It's a rather basic but serviceable room, a little on the small size but not much smaller than most European hotel rooms are rumored to be, with a nicely sized desk, an end table with drawers to put clothes in, and a rack to hang stuff on, as well as my own en suite facilities. One feature I like quite a bit is that there are actually two windows, an inner one and an outer one with a very nice ledge in between. This solves a problem I've had every night on my tripwhere to put my somewhat smelly at close range knee and ankle braces when I take them off at the end of the day.
The hotel is in quite a good location, rather analogous to where I usually stay in St Augustinenot quite in the central historical district but right on the edge of it. One of the main roads to the Castle is a couple of blocks away, Princes Street which runs alongside the gardens of the same name begins at that same corner, and the Royal Mile is on the other side of the gardens and over a couple of blocks.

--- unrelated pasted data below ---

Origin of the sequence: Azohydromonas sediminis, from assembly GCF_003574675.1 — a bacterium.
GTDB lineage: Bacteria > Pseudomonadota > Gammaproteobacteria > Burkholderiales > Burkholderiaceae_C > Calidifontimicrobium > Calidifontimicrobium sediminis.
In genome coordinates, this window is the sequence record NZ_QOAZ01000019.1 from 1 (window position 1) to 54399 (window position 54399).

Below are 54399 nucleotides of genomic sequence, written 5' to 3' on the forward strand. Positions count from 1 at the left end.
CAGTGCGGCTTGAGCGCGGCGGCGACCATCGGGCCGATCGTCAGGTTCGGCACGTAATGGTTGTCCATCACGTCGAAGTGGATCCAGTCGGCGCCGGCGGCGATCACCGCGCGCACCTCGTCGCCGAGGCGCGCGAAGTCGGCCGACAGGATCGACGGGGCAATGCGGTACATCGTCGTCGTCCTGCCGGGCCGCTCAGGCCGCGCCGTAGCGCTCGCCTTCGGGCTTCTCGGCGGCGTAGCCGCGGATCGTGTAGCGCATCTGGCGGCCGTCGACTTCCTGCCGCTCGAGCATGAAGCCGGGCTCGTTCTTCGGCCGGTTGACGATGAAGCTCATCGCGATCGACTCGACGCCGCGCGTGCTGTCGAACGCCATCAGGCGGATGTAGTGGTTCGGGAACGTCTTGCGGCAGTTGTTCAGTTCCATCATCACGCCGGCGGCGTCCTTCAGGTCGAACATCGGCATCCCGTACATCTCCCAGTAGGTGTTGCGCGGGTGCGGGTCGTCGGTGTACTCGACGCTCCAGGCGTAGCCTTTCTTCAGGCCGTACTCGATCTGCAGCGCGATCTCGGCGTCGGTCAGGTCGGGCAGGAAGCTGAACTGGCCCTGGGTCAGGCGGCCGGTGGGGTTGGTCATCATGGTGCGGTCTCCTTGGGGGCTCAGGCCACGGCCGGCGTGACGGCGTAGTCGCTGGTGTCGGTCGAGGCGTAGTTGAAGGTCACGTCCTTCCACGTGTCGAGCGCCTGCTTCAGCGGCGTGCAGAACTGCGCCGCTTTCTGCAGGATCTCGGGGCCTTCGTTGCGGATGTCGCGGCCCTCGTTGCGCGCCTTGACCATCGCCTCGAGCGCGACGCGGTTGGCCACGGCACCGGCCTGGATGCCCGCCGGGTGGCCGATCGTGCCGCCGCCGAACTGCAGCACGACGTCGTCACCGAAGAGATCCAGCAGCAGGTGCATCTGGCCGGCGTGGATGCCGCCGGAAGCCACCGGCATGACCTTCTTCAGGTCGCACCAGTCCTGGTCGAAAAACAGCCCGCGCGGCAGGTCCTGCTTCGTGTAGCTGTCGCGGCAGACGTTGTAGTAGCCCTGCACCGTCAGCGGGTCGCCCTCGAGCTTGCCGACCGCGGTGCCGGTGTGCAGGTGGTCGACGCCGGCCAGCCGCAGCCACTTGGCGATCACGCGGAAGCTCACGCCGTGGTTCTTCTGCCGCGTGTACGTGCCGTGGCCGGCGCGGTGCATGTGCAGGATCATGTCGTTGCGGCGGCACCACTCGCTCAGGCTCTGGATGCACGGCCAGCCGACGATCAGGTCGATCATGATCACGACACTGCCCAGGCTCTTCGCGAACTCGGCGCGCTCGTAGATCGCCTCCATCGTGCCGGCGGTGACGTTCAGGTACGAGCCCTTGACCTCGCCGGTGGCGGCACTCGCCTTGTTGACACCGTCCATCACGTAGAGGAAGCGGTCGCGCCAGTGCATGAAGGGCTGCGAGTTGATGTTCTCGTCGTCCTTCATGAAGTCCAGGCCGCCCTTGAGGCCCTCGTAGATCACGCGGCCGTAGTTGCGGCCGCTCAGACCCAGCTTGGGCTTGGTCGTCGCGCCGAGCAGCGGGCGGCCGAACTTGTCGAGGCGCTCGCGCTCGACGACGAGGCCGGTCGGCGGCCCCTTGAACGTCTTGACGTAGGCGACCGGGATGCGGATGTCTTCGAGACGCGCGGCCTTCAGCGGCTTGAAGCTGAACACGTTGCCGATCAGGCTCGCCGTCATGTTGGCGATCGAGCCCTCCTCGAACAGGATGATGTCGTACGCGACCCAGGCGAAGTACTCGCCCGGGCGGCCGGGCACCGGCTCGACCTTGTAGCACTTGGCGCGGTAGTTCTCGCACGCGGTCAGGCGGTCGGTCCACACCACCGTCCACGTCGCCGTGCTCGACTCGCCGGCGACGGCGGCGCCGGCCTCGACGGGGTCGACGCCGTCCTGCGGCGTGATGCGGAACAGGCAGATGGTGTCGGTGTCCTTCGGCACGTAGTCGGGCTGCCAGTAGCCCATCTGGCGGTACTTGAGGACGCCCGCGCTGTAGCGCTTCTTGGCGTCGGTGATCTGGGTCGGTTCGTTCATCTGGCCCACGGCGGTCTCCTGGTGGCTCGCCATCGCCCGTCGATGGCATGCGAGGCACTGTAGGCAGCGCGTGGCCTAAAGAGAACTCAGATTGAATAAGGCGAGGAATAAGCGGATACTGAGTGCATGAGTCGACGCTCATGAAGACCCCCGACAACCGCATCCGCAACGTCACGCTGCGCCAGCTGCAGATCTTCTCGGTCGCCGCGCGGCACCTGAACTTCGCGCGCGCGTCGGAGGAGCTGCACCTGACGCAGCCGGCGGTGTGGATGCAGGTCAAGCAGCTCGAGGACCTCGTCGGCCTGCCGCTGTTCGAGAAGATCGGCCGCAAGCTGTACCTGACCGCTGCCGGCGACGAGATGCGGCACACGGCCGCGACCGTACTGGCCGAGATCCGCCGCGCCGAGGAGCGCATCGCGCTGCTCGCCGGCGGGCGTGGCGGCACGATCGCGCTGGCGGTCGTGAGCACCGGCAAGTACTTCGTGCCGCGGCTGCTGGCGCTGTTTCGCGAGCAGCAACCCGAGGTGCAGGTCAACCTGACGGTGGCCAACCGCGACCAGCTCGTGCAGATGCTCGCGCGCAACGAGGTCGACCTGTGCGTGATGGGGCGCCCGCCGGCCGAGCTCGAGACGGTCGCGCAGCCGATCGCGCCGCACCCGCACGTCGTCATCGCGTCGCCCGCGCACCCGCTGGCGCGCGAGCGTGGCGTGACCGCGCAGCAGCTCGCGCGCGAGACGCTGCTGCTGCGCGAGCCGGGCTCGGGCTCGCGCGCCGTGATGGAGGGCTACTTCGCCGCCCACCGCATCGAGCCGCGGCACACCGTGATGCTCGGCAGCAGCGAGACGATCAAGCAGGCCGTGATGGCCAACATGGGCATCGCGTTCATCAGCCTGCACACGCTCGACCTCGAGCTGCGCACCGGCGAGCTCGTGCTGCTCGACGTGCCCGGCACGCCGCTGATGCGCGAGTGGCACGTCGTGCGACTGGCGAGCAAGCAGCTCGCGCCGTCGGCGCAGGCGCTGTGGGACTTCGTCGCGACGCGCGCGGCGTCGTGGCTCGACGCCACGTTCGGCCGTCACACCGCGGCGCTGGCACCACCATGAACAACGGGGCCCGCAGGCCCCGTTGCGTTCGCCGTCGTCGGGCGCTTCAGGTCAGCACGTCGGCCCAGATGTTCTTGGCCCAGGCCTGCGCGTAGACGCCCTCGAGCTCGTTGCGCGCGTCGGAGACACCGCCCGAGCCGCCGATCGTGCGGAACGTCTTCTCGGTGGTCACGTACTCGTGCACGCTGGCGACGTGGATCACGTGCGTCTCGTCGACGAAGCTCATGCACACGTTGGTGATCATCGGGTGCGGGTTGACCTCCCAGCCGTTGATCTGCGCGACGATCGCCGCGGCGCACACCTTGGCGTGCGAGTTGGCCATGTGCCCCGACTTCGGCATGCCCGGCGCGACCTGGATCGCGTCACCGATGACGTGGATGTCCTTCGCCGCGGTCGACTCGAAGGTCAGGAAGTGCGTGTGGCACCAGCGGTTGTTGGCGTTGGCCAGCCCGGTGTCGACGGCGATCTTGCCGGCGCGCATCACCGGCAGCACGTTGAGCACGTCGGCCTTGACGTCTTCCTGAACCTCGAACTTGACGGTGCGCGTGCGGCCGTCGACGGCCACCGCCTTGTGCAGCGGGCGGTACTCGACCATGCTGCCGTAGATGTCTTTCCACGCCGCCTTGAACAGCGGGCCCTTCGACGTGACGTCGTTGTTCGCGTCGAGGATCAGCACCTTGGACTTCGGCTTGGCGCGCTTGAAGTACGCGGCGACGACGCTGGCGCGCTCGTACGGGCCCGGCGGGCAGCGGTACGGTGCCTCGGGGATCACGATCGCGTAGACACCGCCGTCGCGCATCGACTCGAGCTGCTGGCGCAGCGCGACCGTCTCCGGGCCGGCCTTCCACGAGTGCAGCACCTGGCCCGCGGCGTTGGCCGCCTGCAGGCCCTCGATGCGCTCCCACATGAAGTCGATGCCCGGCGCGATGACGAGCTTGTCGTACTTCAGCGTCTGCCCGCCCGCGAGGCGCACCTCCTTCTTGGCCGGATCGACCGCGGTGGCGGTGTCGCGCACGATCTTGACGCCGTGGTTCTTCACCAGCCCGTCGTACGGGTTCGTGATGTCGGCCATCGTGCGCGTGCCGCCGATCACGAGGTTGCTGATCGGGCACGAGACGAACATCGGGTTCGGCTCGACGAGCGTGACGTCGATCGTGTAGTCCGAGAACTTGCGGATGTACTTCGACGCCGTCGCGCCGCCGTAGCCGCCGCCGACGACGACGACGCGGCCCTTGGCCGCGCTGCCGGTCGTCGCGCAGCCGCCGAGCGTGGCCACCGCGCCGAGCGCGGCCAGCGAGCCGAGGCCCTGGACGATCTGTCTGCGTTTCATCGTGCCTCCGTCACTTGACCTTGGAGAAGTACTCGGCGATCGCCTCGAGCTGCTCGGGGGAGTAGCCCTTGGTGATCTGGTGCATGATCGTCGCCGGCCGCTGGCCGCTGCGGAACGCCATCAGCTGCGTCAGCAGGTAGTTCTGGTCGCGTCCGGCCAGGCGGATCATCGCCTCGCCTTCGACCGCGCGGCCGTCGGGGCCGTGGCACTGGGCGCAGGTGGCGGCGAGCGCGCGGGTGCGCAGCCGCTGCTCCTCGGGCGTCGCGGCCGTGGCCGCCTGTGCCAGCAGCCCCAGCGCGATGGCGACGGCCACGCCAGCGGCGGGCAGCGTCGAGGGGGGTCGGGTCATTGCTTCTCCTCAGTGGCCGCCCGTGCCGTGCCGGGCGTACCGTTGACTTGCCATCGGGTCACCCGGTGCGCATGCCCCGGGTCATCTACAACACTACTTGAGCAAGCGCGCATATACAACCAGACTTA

I unpacked a bit, mostly my electronics first, then went out to hike on over to the Waverley Bridge where all the hop on, hop off Edinburgh bus tours are based. I wasn't quite oriented yet, and headed the wrong direction for several blocks until I saw a couple of policemen. When I stopped them to make sure I was actually heading towards the bridge they kindly pointed me back the other way.
I eventually got to the Bridge and discovered that all four of Edinburgh's bus tours, which are theoretically different companies, seem to be all run by the same company. I bought the Royal Edinburgh ticket, which includes a 48 hour pass on all of the four different buses as well as entrance to the Castle, the Royal Yacht Britannia, and the Palace at Holyroodhouse. I then went to try and find somewhere for lunch.
This is the busiest time of year in Edinburgh. There's the Festival, the International Book Festival, the Festival Fringe, and the Military Tattoo, so it will probably often be difficult finding an open table at lots of places. I eventually found a table outside at the Wetherspoon Booking Office across the street from where the buses leave.
Although it was a pretty nice day I was still very glad I was wearing my sweatshirt up on the open top deck of the bus when I rode all the way around. I then hiked back here to the hotel, stopping for a few minutes to listen to some musicians playing on the street.